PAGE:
Jarick, M., Dixon, M. J., Maxwell, E. C., Nicholls, M. E. R., and Smilek, D. (2009a). The ups and downs (and lefts and rights) of synesthetic number forms: validation from spatial cueing and SNARC-type tasks. Cortex 45, 1190–1199. doi: 10.1016/j.cortex.2009.04.015

Pubmed Abstract | Pubmed Full Text | CrossRef Full Text

Jarick, M., Dixon, M. J., Stewart, M. T., Maxwell, E. C., and Smilek, D. (2009b). A different outlook on time: visual and auditory month names elicit different mental vantage points for a time-space synaesthete. Cortex 45, 1217–1228. doi: 10.1016/j.cortex.2009.05.014

Pubmed Abstract | Pubmed Full Text | CrossRef Full Text

Loftus, E. F., and Pickrell, J. E. (1995). The formation of false memories. Psychiatr. Annal. 25, 720–725. doi: 10.3928/0048-5713-19951201-07

CrossRef Full Text

Lutz, A., Lachaux, J.-P., Martinerie, J., and Varela, F. J. (2002). Guiding the study of brain dynamics by using first-person data: synchrony patterns correlate with ongoing conscious states during a simple visual task. Proc. Natl. Acad. Sci. U.S.A. 99, 1586–1591. doi: 10.1073/pnas.032658199

Pubmed Abstract | Pubmed Full Text | CrossRef Full Text

Mann, H., Korzenko, J., Carriere, J. S. A., and Dixon, M. J. (2009). Time-space synaesthesia–a cognitive advantage? Conscious. Cogn. 18, 619–627. doi: 10.1016/j.concog.2009.06.005

Pubmed Abstract | Pubmed Full Text | CrossRef Full Text

Marks, D. F. (1973). Visual imagery differences in the recall of pictures. Br. J. Psychol. 64, 17–24. doi: 10.1111/j.2044-8295.1973.tb01322.x

Pubmed Abstract | Pubmed Full Text | CrossRef Full Text

Maurel, M. (2009). “The explicitation interview,” in Ten Years of Viewing from Within: The Legacy of Francisco Varela, ed C. Petitmengin (Exeter: Imprint Academic), 58–90.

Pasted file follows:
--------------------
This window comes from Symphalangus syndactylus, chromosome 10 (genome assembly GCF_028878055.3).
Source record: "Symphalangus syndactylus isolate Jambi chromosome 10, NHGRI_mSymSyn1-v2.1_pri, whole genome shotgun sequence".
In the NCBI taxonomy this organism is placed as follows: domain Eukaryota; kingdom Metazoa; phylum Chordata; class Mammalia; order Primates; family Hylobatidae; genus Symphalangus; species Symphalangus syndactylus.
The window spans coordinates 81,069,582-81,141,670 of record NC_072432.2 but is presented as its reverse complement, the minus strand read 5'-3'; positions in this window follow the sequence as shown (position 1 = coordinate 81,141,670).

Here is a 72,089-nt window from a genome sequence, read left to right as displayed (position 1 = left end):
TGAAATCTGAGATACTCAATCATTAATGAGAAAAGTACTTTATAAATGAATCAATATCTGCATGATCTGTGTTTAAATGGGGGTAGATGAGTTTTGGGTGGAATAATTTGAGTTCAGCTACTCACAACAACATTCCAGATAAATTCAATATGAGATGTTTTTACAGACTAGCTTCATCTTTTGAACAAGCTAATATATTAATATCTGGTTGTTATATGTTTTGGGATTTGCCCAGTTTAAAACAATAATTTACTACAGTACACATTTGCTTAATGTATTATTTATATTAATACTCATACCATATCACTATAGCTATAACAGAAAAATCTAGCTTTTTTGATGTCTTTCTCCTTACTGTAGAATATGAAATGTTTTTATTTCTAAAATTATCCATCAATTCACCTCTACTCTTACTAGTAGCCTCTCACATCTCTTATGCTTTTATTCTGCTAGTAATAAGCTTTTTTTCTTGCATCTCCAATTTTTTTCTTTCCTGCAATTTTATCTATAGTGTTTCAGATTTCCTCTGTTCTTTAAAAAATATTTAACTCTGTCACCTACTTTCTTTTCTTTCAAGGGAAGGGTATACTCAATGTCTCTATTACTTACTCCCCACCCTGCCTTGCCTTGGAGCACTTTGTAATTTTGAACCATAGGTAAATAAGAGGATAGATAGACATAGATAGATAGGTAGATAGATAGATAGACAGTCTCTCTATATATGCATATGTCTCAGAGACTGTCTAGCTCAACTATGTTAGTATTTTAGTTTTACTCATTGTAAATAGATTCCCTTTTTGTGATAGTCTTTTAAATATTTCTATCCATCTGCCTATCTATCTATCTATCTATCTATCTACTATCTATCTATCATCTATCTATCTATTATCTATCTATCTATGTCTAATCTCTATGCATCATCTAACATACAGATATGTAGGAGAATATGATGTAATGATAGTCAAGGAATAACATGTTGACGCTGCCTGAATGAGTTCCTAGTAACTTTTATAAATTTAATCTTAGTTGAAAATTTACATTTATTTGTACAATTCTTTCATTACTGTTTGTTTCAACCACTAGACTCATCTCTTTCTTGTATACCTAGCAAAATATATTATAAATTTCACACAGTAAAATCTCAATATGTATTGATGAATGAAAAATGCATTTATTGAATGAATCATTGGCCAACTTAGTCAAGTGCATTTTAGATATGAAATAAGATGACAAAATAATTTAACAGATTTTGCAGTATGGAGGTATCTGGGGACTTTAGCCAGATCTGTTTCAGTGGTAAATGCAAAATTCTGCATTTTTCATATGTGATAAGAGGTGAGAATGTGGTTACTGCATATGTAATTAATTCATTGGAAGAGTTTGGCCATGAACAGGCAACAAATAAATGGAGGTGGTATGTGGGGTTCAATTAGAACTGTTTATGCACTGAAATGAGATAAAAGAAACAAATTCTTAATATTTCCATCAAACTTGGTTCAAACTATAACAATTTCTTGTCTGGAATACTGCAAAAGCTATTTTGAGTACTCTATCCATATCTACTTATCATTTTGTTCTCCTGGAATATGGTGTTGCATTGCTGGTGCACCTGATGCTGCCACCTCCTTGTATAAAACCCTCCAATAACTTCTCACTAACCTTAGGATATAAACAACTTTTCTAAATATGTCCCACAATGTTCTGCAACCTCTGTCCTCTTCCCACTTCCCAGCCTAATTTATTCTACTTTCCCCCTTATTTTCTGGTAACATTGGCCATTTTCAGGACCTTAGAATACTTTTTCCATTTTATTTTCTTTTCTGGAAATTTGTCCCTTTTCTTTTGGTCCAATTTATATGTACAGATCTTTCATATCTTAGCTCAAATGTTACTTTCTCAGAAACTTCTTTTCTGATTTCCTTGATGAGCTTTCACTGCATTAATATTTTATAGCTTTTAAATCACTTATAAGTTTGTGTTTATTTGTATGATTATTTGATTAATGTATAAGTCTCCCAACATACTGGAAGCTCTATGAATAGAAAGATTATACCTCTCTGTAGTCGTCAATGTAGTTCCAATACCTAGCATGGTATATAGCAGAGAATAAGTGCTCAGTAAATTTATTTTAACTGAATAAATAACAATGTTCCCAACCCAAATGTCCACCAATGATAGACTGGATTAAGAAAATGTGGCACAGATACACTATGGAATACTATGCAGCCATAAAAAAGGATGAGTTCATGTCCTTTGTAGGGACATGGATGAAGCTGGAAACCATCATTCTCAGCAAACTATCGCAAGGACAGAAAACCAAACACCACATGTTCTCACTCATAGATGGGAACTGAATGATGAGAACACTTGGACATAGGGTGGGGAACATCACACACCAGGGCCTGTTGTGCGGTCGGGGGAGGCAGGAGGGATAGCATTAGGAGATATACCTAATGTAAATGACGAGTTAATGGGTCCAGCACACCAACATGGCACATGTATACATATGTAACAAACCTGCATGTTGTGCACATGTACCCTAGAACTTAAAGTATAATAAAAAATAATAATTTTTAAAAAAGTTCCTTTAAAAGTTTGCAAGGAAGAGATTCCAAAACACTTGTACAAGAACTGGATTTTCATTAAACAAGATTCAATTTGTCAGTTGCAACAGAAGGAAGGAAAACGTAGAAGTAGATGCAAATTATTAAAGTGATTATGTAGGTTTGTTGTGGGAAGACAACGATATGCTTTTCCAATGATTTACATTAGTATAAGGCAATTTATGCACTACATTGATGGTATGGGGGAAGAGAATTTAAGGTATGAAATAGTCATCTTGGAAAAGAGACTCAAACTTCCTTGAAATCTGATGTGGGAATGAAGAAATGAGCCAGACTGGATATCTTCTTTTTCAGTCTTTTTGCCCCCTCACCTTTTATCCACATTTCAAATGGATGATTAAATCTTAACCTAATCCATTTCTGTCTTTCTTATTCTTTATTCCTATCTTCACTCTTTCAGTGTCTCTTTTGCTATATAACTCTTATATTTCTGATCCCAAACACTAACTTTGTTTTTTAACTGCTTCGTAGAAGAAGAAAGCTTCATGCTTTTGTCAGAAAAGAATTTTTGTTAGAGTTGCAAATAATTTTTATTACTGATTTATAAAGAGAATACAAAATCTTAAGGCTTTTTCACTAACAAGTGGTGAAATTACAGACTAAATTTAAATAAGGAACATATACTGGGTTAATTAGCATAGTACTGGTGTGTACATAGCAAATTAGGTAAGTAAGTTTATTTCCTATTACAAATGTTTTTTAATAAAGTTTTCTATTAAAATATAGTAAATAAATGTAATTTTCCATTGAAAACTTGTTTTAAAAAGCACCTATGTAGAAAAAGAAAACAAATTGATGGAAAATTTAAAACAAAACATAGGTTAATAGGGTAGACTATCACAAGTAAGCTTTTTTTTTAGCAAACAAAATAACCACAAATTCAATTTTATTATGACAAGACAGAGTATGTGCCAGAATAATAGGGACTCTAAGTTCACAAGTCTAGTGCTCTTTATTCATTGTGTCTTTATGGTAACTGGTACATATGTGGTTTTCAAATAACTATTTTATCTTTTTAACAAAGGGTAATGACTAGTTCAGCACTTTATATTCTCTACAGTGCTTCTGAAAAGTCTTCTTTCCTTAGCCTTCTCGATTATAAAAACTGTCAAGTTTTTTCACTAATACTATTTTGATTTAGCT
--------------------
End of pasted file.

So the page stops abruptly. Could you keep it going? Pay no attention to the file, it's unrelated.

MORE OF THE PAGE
Nunn, J. A., Gregory, L. J., Brammer, M., Williams, S. C. R., Parslow, D. M., Morgan, M. J., et al. (2002). Functional magnetic resonance imaging of synesthesia: activation of V4/V8 by spoken words. Nat. Neurosci. 5, 371–375. doi: 10.1038/nn818

Pubmed Abstract | Pubmed Full Text | CrossRef Full Text

Paivio, A., and Harshman, R. (1983). Factor analysis of a questionnaire on imagery and verbal habits and skills. Can. J. Psychol. 37, 461–483. doi: 10.1037/h0080749

CrossRef Full Text

Paulesu, E., Harrison, J., Baron-Cohen, S., Watson, J. D., Goldstein, L., Heather, J., et al. (1995). The physiology of coloured hearing. A PET activation study of colour-word synaesthesia. Brain 118, 661–676. doi: 10.1093/brain/118.4.1073

Pubmed Abstract | Pubmed Full Text | CrossRef Full Text

Petitmengin, C. (2006). Describing one's subjective experience in the second person: an interview method for the science of consciousness. Phenomenol. Cogn. Sci. 5, 229–269. doi: 10.1007/s11097-006-9022-2

CrossRef Full Text

Petitmengin, C., Navarro, V., and Quyen, M. L. V. (2007). Anticipating seizure: pre-reflective experience at the center of neuro-phenomenology. Conscious. Cogn. 16, 746–764. doi: 10.1016/j.concog.2007.05.006

Pubmed Abstract | Pubmed Full Text | CrossRef Full Text

Petitmengin, C., Remillieux, A., Cahour, B., and Carter-Thomas, S. (2013). A gap in Nisbett and Wilson's findings? A first-person access to our cognitive processes. Conscious. Cogn. 22, 654–669. doi: 10.1016/j.concog.2013.02.004

Pubmed Abstract | Pubmed Full Text | CrossRef Full Text

Price, M. C. (2009). Spatial forms and mental imagery. Cortex 45, 1229–1245. doi: 10.1016/j.cortex.2009.06.013

Pubmed Abstract | Pubmed Full Text | CrossRef Full Text

Price, M. C., and Mattingley, J. B. (2013). Automaticity in sequence-space synaesthesia: a critical appraisal of the evidence. Cortex 49, 1165–1186. doi: 10.1016/j.cortex.2012.10.013

Pubmed Abstract | Pubmed Full Text | CrossRef Full Text